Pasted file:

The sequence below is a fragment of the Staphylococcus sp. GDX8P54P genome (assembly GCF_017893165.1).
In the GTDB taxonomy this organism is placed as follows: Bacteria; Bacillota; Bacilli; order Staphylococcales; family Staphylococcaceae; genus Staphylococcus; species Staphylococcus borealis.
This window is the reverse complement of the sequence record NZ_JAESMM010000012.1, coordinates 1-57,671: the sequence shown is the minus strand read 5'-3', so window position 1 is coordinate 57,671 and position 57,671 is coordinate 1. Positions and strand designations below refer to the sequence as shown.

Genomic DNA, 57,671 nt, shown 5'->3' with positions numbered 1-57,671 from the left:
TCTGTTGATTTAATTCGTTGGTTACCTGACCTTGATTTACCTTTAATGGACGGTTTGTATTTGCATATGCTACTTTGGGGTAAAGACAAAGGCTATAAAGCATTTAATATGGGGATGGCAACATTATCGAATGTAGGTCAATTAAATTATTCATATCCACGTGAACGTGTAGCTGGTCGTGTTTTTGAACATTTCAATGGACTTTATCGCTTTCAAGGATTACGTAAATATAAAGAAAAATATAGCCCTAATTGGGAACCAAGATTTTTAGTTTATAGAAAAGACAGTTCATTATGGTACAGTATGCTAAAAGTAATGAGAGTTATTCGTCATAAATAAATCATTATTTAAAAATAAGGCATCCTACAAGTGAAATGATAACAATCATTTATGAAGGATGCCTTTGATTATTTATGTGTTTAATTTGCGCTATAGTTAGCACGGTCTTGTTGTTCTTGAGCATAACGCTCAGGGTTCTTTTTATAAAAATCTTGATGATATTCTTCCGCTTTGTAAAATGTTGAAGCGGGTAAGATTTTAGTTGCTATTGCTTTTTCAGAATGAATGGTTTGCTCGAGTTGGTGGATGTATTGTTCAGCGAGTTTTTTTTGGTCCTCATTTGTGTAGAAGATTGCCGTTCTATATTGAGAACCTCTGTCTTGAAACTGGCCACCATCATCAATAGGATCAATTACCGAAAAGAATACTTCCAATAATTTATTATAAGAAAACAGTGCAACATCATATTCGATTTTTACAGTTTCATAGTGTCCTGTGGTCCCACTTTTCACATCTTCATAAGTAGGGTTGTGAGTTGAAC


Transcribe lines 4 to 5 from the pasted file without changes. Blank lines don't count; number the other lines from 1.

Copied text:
Genomic DNA, 57,671 nt, shown 5'->3' with positions numbered 1-57,671 from the left:
TCTGTTGATTTAATTCGTTGGTTACCTGACCTTGATTTACCTTTAATGGACGGTTTGTATTTGCATATGCTACTTTGGGGTAAAGACAAAGGCTATAAAGCATTTAATATGGGGATGGCAACATTATCGAATGTAGGTCAATTAAATTATTCATATCCACGTGAACGTGTAGCTGGTCGTGTTTTTGAACATTTCAATGGACTTTATCGCTTTCAAGGATTACGTAAATATAAAGAAAAATATAGCCCTAATTGGGAACCAAGATTTTTAGTTTATAGAAAAGACAGTTCATTATGGTACAGTATGCTAAAAGTAATGAGAGTTATTCGTCATAAATAAATCATTATTTAAAAATAAGGCATCCTACAAGTGAAATGATAACAATCATTTATGAAGGATGCCTTTGATTATTTATGTGTTTAATTTGCGCTATAGTTAGCACGGTCTTGTTGTTCTTGAGCATAACGCTCAGGGTTCTTTTTATAAAAATCTTGATGATATTCTTCCGCTTTGTAAAATGTTGAAGCGGGTAAGATTTTAGTTGCTATTGCTTTTTCAGAATGAATGGTTTGCTCGAGTTGGTGGATGTATTGTTCAGCGAGTTTTTTTTGGTCCTCATTTGTGTAGAAGATTGCCGTTCTATATTGAGAACCTCTGTCTTGAAACTGGCCACCATCATCAATAGGATCAATTACCGAAAAGAATACTTCCAATAATTTATTATAAGAAAACAGTGCAACATCATATTCGATTTTTACAGTTTCATAGTGTCCTGTGGTCCCACTTTTCACATCTTCATAAGTAGGGTTGTGAGTTGAAC